On one level, I suppose you could argue that to populate a network drama with such a tremendously unlikeable set of characters – in particular, the rebarbative Frank – is moderately courageous, even if it left at least one viewer looking for someone to root for. Admittedly the last couple of episodes, probably the best of the season, addressed and mitigated Annalise’s monomania: it’s understandable why she might be so devoted to her career given the twin tragedies which befell her, and the scenes which dealt with the REDACTED of her REDACTED had genuine power. I won’t forget the photo taken in the hospital any time soon.

Against that, though, I thought the plotting to be messy. Moreover, there was something deliberately dishonest about the way in which we were taken back to key scenes and shown that crucial information had been withheld – the one where Philip assaulted Annalise being a good example of what I mean. Ah. We only saw half of it first time round. That’s not good storytelling; that’s cheating.

There was, of course, another murder at the end of this final episode, teeing up the third season. I’m not sure if I’ll bother next time round; I suspect there are better shows I could be watching.

Public Service Announcement 9 of 2016: How To Get Away With Murder, Scandal, Legends of Tomorrow, Stewart Lee’s Comedy Vehicle, Thicker than Water

A quick PSA round-up. The increasingly incomprehensible How To Get Away With Murder – who are these people? What are their names? And what’s going on? – returns for the second half of its second season, with Annalise having been shot, and Wes (?) wondering why she knows his birth name. Still worth watching, I suppose, for its sharp scripts and Viola Davis’s powerhouse performance (Tuesday 2 March, 10pm, Universal).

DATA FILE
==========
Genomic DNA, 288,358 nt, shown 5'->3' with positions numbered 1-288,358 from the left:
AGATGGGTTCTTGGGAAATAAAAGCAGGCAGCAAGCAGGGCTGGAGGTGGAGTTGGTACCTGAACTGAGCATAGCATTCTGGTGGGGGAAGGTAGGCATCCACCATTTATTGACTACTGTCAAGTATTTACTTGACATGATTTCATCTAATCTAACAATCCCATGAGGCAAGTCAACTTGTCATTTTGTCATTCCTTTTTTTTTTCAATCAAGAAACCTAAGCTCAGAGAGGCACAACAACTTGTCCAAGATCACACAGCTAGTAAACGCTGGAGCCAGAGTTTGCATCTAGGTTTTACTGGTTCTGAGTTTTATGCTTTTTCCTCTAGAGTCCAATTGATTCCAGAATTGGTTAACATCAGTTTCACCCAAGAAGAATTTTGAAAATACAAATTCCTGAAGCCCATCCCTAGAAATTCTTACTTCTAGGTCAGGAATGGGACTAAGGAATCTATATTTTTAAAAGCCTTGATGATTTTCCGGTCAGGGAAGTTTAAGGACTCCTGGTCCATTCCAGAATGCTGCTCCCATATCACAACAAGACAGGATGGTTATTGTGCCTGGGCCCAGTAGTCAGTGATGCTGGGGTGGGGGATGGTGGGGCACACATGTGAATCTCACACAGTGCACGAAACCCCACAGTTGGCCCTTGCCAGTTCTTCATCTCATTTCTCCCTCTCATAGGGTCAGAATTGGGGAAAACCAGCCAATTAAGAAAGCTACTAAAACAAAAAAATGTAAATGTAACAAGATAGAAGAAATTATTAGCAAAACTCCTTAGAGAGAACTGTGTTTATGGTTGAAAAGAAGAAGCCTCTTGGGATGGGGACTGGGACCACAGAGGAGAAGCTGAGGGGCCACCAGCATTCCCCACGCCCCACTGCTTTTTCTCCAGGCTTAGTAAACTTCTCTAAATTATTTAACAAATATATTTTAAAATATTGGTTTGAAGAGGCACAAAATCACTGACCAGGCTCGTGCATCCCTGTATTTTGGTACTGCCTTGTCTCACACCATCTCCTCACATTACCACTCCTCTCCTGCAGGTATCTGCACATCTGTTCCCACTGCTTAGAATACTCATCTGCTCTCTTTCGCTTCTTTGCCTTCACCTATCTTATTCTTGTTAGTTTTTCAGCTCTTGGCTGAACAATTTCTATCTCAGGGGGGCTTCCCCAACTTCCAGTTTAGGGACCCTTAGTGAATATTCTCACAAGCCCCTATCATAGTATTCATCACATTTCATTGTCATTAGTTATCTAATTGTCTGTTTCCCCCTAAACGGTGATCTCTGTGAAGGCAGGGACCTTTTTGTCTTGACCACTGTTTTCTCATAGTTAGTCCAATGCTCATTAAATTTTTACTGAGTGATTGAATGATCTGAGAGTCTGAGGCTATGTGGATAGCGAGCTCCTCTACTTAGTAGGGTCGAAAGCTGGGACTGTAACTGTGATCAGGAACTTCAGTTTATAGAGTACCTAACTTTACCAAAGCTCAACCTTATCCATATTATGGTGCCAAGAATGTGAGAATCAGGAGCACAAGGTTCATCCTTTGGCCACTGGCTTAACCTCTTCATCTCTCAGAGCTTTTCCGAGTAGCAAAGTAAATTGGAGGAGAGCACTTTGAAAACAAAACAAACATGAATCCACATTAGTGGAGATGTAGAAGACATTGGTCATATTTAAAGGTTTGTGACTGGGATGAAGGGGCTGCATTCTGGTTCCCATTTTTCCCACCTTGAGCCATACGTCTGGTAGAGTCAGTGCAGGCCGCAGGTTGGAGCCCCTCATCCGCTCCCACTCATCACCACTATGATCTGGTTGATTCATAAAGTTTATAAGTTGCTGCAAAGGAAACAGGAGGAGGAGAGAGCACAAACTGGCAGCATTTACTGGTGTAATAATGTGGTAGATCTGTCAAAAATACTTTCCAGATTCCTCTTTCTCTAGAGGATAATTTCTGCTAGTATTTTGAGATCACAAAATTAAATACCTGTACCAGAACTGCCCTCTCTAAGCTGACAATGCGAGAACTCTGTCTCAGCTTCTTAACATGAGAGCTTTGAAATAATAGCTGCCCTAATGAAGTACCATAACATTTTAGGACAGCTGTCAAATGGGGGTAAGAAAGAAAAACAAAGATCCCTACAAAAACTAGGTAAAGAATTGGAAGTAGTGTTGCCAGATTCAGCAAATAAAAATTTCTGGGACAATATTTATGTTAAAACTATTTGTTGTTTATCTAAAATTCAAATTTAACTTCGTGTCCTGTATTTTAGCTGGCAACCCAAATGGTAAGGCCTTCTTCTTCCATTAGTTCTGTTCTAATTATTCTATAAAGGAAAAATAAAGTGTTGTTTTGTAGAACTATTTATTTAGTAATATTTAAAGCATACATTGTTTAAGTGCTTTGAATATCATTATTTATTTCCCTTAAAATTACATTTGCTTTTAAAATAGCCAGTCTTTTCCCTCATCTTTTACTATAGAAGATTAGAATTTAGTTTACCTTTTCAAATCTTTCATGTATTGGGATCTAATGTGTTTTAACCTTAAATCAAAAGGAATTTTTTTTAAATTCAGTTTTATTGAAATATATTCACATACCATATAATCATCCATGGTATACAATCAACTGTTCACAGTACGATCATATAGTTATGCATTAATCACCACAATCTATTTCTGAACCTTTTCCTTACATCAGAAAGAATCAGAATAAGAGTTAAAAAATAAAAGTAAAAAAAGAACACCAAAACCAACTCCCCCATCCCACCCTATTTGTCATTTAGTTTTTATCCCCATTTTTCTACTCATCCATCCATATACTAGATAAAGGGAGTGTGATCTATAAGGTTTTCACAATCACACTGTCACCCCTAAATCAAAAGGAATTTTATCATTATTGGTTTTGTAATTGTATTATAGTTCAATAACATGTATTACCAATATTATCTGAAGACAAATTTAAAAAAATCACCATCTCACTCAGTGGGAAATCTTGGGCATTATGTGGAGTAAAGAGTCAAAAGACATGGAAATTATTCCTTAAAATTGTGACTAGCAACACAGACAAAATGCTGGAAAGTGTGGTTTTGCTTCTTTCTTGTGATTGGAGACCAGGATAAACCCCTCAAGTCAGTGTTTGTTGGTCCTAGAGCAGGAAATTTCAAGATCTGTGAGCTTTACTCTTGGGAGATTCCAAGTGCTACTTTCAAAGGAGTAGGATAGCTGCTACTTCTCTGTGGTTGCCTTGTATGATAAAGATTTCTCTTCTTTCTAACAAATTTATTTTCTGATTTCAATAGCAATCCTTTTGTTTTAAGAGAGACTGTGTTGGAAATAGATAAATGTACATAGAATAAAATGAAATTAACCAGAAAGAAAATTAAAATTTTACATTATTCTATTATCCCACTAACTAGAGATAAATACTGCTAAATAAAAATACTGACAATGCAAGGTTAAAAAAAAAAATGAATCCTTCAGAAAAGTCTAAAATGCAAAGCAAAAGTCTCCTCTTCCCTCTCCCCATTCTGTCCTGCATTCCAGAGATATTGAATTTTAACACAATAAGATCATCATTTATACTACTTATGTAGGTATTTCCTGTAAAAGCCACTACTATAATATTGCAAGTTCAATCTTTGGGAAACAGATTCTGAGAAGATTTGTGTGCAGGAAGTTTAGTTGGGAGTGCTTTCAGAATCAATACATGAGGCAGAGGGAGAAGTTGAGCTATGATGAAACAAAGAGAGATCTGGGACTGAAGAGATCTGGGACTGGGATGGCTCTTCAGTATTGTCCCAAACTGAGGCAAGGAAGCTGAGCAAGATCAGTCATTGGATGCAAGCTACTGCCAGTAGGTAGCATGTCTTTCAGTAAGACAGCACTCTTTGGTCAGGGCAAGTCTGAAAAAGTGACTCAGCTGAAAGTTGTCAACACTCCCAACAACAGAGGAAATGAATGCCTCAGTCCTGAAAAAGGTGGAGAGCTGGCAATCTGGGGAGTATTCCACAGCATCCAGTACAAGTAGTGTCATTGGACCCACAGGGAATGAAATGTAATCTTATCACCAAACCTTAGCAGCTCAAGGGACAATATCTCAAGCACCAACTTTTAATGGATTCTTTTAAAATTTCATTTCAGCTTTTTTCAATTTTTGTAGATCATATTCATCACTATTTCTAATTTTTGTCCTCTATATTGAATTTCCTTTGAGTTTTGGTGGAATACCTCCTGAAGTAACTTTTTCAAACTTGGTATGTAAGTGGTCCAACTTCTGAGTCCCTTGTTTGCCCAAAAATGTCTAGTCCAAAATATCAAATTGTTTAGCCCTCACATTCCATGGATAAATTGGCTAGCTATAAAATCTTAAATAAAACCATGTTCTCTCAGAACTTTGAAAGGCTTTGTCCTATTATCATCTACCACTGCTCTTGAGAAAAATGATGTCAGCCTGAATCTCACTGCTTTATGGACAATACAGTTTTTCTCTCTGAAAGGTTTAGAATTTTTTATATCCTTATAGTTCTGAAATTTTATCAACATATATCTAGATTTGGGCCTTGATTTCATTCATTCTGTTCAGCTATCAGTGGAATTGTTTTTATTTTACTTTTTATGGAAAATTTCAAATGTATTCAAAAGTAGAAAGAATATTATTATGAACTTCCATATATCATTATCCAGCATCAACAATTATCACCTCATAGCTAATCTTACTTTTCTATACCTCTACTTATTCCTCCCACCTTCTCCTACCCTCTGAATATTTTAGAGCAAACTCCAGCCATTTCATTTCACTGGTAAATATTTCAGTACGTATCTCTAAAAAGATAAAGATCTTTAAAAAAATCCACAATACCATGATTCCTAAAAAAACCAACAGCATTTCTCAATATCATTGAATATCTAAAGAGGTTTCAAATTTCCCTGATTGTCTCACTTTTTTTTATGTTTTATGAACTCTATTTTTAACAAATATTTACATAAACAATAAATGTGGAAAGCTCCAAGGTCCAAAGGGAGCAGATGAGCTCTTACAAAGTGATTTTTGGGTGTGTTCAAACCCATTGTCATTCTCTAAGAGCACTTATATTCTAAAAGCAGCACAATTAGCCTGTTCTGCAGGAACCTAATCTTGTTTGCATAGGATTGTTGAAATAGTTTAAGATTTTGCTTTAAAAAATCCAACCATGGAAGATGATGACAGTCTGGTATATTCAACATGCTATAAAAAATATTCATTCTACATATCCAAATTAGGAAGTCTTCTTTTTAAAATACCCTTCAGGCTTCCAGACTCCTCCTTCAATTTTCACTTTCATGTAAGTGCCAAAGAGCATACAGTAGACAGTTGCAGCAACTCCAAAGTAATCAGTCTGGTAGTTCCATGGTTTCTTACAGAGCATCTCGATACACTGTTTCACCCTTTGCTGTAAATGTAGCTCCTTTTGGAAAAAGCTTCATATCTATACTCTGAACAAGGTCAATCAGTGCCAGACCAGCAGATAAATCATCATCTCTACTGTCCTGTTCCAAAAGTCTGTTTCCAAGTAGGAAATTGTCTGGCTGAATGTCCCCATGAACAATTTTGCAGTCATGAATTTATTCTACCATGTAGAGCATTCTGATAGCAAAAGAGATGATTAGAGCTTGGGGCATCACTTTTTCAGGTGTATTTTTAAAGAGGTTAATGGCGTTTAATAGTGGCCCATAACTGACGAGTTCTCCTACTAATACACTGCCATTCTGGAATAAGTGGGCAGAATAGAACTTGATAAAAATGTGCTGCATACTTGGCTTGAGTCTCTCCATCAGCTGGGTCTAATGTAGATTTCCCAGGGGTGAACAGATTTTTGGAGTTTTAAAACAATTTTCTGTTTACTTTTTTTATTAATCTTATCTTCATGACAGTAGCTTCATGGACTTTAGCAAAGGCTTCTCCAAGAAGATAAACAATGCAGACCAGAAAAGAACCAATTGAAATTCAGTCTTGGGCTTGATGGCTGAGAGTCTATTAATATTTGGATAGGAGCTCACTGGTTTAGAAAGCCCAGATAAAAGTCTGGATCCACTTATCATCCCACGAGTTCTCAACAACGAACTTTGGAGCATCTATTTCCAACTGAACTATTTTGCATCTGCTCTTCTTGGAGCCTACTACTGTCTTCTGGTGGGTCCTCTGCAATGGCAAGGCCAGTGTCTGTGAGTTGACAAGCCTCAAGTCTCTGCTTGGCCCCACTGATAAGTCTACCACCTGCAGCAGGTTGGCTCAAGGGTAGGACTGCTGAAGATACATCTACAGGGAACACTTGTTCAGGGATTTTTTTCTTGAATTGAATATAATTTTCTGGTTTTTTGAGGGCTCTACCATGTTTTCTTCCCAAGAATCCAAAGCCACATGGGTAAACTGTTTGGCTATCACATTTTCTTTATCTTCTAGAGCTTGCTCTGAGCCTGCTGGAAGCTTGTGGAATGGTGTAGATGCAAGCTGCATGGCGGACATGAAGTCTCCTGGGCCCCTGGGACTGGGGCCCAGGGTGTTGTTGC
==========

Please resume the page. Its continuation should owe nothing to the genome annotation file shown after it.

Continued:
Scandal is also back after its midseason hiatus. Could go either way, this one: there were encouraging signs in the first half of the season that the show was ridding itself of its B-613 fixation, and in the last episode before the break the good ship Olitz hit the rocks. On the other hand, Rowan and Jake seem to have reconciled. Reviews as ever (Wednesday 3 March, 10pm, Sky Living).

In the world of comic book adaptations, DC is flinging a lot at us: The Flash is back (Tuesdays, 8pm, Sky 1); Arrow is back (Wednesdays, 8pm, Sky 1); and Legends of Tomorrow, which is (as far as I can discern; I don’t really care) a spin-off from both, starts on Thursday, once again at 8pm on Sky 1. The magnificent Victor Garber is in it, mind you, as is the Rev. Paul from Broadchurch, and Brandon Routh.